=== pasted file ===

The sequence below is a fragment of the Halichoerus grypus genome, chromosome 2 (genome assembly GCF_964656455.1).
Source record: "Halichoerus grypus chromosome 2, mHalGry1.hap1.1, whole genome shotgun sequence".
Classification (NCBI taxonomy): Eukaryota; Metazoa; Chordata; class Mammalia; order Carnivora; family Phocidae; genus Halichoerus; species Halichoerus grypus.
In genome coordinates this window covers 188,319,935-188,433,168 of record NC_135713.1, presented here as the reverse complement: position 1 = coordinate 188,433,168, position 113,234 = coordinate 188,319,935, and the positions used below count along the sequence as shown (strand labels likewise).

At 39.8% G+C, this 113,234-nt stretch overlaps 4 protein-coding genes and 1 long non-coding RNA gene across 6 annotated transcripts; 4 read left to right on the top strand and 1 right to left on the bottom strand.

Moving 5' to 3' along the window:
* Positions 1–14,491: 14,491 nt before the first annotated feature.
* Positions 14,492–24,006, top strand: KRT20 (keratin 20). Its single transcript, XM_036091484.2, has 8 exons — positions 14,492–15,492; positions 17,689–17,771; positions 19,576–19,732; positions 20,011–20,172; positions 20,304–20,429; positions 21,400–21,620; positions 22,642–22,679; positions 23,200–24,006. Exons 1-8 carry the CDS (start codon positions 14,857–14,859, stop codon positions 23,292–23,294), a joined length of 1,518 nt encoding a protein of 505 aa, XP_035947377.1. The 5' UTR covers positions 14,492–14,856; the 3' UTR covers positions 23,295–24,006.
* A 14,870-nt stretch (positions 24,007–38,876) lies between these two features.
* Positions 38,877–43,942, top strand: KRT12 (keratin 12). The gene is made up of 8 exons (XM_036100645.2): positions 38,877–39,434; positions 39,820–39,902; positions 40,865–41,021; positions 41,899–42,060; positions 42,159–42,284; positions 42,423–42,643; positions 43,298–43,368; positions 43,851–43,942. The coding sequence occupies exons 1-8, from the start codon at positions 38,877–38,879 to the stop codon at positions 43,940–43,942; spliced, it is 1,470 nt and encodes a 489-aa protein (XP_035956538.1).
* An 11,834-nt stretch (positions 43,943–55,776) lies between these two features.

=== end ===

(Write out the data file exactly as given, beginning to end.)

The sequence below is a fragment of the Halichoerus grypus genome, chromosome 2 (genome assembly GCF_964656455.1).
Source record: "Halichoerus grypus chromosome 2, mHalGry1.hap1.1, whole genome shotgun sequence".
Classification (NCBI taxonomy): Eukaryota; Metazoa; Chordata; class Mammalia; order Carnivora; family Phocidae; genus Halichoerus; species Halichoerus grypus.
In genome coordinates this window covers 188,319,935-188,433,168 of record NC_135713.1, presented here as the reverse complement: position 1 = coordinate 188,433,168, position 113,234 = coordinate 188,319,935, and the positions used below count along the sequence as shown (strand labels likewise).

At 39.8% G+C, this 113,234-nt stretch overlaps 4 protein-coding genes and 1 long non-coding RNA gene across 6 annotated transcripts; 4 read left to right on the top strand and 1 right to left on the bottom strand.

Moving 5' to 3' along the window:
* Positions 1–14,491: 14,491 nt before the first annotated feature.
* Positions 14,492–24,006, top strand: KRT20 (keratin 20). Its single transcript, XM_036091484.2, has 8 exons — positions 14,492–15,492; positions 17,689–17,771; positions 19,576–19,732; positions 20,011–20,172; positions 20,304–20,429; positions 21,400–21,620; positions 22,642–22,679; positions 23,200–24,006. Exons 1-8 carry the CDS (start codon positions 14,857–14,859, stop codon positions 23,292–23,294), a joined length of 1,518 nt encoding a protein of 505 aa, XP_035947377.1. The 5' UTR covers positions 14,492–14,856; the 3' UTR covers positions 23,295–24,006.
* A 14,870-nt stretch (positions 24,007–38,876) lies between these two features.
* Positions 38,877–43,942, top strand: KRT12 (keratin 12). The gene is made up of 8 exons (XM_036100645.2): positions 38,877–39,434; positions 39,820–39,902; positions 40,865–41,021; positions 41,899–42,060; positions 42,159–42,284; positions 42,423–42,643; positions 43,298–43,368; positions 43,851–43,942. The coding sequence occupies exons 1-8, from the start codon at positions 38,877–38,879 to the stop codon at positions 43,940–43,942; spliced, it is 1,470 nt and encodes a 489-aa protein (XP_035956538.1).
* An 11,834-nt stretch (positions 43,943–55,776) lies between these two features.